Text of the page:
When the health team arrives in a village, they set up wherever there is space, often under a tree or inside a hut. The nurses weigh children, check pregnant women for anemia, take patient blood pressure, and diagnose acute conditions, often giving out medicine. If a child needs an IV, the drip is hung from whatever is available, be it a tree or a hut roof.
Mobile teams can follow as the population moves, adjusting their location, said Hussein Mohammed Osman, branch secretary for the SRCS Berbera Branch. The SRCS uses community volunteers, often nomads themselves, who check in with the SRCS through their mobile phones, informing the health workers about the community’s plans to move to find water.
“The [SRCS] branch has a good idea most times what their caseload is going to be, depending on the time of year, depending on what sort of rain they’ve gotten,” said Francis.
The mobile teams are reactive and responsive to the needs of the populations, she said. “If they need to provide oral rehydration sachets in a cholera outbreak, they find the hot spots and they can do that. If there is a measles outbreak, they find the hot spots, get the support they need, and respond,” she said.
Since July, as a food crisis in the region has deepened, mobile clinics have included a nutrition specialist. This specialist determines whether a child is malnourished and then provides them with enough packs of nutrition supplements to last until the next time the clinic visits the area. UNICEF has estimated that 1.4 million children will need treatment for acute malnutrition in Somalia this year.
Nomadic populations find out about the clinics through “social mobilizers” — volunteers in the communities trained to spread the word through phone calls, home visits, and community meetings.
Mobile clinic services are free, preventing patients from having to take on a financial burden for care — one of WHO’s key principles of universal health coverage. For many of those that the SRCS serves, paying would rule out seeking health care, said Darko. Abdi, for example, told Devex she would not have come to the clinic if the treatment wasn’t free.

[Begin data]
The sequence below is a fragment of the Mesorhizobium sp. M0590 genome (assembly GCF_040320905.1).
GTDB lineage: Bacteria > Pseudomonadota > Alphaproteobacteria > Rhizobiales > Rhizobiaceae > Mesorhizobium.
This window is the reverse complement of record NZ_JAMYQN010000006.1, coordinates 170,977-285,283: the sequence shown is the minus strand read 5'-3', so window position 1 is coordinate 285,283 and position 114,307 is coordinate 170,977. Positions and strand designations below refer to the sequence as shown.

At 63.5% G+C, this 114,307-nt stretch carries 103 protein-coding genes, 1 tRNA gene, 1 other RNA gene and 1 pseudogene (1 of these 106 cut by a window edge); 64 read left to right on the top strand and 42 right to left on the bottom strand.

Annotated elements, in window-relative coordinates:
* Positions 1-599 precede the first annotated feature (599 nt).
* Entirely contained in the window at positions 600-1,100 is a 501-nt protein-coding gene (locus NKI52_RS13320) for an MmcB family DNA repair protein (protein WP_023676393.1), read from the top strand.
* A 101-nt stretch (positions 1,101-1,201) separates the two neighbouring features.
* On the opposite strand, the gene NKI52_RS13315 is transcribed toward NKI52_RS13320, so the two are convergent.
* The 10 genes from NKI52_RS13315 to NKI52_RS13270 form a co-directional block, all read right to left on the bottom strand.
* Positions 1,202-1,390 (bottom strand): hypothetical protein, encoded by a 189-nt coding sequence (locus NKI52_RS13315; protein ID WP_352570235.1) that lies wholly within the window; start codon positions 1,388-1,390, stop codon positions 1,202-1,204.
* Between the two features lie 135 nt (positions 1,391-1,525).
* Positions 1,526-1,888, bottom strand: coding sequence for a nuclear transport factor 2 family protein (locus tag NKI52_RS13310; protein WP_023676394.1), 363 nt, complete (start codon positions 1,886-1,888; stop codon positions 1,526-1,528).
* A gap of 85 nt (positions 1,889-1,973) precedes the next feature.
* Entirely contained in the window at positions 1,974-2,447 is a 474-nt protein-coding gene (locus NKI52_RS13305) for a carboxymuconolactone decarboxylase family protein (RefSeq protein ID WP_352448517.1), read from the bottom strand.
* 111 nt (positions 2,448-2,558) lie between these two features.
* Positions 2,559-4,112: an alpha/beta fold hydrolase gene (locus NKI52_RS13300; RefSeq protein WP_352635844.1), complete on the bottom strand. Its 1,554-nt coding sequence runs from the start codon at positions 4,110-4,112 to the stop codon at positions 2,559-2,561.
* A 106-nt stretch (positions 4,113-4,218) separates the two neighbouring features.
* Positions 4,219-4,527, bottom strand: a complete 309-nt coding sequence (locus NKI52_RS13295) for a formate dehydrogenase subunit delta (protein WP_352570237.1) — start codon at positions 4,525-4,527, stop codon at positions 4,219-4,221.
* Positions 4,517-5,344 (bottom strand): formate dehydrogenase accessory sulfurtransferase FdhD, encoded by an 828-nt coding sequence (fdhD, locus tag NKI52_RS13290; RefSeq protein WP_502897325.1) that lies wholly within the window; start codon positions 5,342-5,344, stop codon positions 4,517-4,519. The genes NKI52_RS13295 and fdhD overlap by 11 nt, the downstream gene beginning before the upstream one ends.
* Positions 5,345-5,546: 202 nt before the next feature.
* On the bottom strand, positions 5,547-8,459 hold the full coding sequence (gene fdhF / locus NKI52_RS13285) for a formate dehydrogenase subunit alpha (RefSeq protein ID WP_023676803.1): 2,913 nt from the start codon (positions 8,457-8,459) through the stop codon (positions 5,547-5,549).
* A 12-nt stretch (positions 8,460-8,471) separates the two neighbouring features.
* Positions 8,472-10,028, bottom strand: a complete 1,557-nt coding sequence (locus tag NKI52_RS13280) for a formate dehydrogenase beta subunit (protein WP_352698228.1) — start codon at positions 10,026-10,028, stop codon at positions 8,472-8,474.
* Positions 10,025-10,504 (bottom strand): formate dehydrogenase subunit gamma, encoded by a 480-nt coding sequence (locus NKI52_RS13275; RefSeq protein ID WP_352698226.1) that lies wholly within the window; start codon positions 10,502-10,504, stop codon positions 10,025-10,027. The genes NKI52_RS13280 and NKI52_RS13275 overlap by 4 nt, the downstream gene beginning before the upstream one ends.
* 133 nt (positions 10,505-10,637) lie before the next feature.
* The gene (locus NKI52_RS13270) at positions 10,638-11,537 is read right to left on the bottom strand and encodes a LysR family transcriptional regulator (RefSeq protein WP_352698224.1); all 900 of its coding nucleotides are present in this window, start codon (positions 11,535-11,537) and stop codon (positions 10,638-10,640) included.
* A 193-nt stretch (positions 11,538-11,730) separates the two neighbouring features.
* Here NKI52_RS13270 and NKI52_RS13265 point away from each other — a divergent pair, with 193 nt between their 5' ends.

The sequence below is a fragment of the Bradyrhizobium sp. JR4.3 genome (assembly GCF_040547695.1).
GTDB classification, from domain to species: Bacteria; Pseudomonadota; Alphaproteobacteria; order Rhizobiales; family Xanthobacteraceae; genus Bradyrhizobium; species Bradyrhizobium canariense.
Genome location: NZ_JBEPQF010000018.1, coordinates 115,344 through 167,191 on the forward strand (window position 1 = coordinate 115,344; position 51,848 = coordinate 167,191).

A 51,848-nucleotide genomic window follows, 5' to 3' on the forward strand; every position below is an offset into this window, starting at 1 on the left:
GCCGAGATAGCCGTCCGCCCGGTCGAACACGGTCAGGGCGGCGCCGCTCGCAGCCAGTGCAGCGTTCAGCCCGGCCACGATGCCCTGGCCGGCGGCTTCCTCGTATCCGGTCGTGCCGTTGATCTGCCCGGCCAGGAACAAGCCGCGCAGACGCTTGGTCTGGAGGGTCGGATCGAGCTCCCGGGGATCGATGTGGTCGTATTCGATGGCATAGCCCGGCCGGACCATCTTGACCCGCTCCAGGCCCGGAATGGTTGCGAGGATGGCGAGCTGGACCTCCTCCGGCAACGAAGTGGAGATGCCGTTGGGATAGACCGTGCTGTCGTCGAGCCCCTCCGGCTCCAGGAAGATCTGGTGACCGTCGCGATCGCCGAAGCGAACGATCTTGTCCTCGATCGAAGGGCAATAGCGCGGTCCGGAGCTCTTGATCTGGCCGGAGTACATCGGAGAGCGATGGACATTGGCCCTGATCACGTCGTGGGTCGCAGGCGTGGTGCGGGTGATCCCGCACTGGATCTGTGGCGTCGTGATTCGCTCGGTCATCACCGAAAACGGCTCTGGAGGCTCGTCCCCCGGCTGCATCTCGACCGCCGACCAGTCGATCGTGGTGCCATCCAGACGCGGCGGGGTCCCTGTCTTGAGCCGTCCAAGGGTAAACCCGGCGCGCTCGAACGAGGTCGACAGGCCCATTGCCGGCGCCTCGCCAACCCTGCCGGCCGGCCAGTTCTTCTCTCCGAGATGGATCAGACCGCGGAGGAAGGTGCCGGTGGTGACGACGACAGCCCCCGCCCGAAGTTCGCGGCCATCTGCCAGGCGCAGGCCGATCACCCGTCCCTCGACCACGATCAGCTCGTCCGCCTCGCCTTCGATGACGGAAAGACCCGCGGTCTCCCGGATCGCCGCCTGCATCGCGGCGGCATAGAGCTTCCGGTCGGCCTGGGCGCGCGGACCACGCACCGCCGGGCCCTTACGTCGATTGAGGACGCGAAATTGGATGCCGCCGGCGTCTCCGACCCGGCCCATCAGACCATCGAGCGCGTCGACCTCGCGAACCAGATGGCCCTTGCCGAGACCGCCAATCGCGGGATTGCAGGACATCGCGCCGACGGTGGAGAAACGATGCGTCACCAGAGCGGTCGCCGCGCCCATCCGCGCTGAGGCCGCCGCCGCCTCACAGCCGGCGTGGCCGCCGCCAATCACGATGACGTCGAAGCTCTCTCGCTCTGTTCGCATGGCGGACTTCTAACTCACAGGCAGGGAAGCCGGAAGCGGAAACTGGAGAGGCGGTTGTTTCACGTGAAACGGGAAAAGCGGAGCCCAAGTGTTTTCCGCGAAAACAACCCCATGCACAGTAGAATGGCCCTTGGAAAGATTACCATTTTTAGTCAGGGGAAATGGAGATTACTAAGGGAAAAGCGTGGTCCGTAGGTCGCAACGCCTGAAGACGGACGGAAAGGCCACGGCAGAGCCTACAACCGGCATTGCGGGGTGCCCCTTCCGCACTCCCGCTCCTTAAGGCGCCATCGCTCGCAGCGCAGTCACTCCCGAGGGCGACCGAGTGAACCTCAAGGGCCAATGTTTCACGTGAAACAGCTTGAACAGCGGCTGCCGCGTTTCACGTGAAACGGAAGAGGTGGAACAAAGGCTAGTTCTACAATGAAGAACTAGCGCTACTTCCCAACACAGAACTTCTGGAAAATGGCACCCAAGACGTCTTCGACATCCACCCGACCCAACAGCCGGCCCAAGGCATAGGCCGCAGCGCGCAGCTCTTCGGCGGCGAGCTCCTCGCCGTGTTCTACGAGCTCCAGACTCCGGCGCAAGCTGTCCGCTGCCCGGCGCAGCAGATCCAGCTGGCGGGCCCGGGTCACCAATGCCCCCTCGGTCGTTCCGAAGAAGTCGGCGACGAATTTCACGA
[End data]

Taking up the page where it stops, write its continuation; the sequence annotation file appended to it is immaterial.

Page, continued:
Continuity and accountability
The clinics, of course, have their limitations — for example in emergencies, situations that require complex procedures, or even maternal health care.
Muna Juma Elmi, a midwife with one of the mobile teams, offers pregnant women her telephone number and asks them to call her when they go into labor. If she is nearby, Elmi rushes to the home with her delivery kit, she explained to Devex.
But if the patients have moved, and Elmi is far from their home, she may take time to reach the woman in labor. If she can’t make it personally, Elmi calls for an ambulance. If the woman is in an area not accessible by car, Elmi is driven as far as the car will go, and then she walks to the woman. But delays could lead to complications in the delivery.
Understanding the health history of a nomadic patient can also be tricky. SRCS provides patients with health cards that detail their basic information. The goal is to ensure that their visit to a health worker is a continuation of previous care, said Faisal Farah, health officer for the SRCS Berbera Branch. For example, if a patient is taking medication but moves to a new location, a new clinic could help ensure continuity of access. Farah says the records are largely effective, although some patients forget to carry them to visits.
The constant turnover of people also makes it harder to check back in with individuals to evaluate if the aid given to them was effective. Francis said it has been important to be upfront with donors about this challenge, ensuring they accept the ambiguity of the circumstances.
“It’s not the easiest operation to be accountable,” she said. “But we are able to demonstrate that the process is there.”
Funds for the mobile clinics are not stable, said Kaltun Hussein, national health officer for the SRCS. Funds are currently coming from the Icelandic Red Cross, the Finnish Red Cross, and the Swedish Red Cross. Money from IFRC’s emergency appeal in response to the drought is also supporting the mobile clinics.
Mobile services are expected to become increasingly important as the food crisis deepens in the Horn of Africa. The Deyr rainy season, which runs from October to December, is expected to be below average for the fourth year in a row. This may push 2.3 million people into crisis conditions, and another 800,000 into emergency conditions, according to the Famine Early Warning Systems Network.
As the crisis moves forward, the mobile clinics are an effective use of funding to reach broader populations and more investment should be funneled into their operations, said Darko.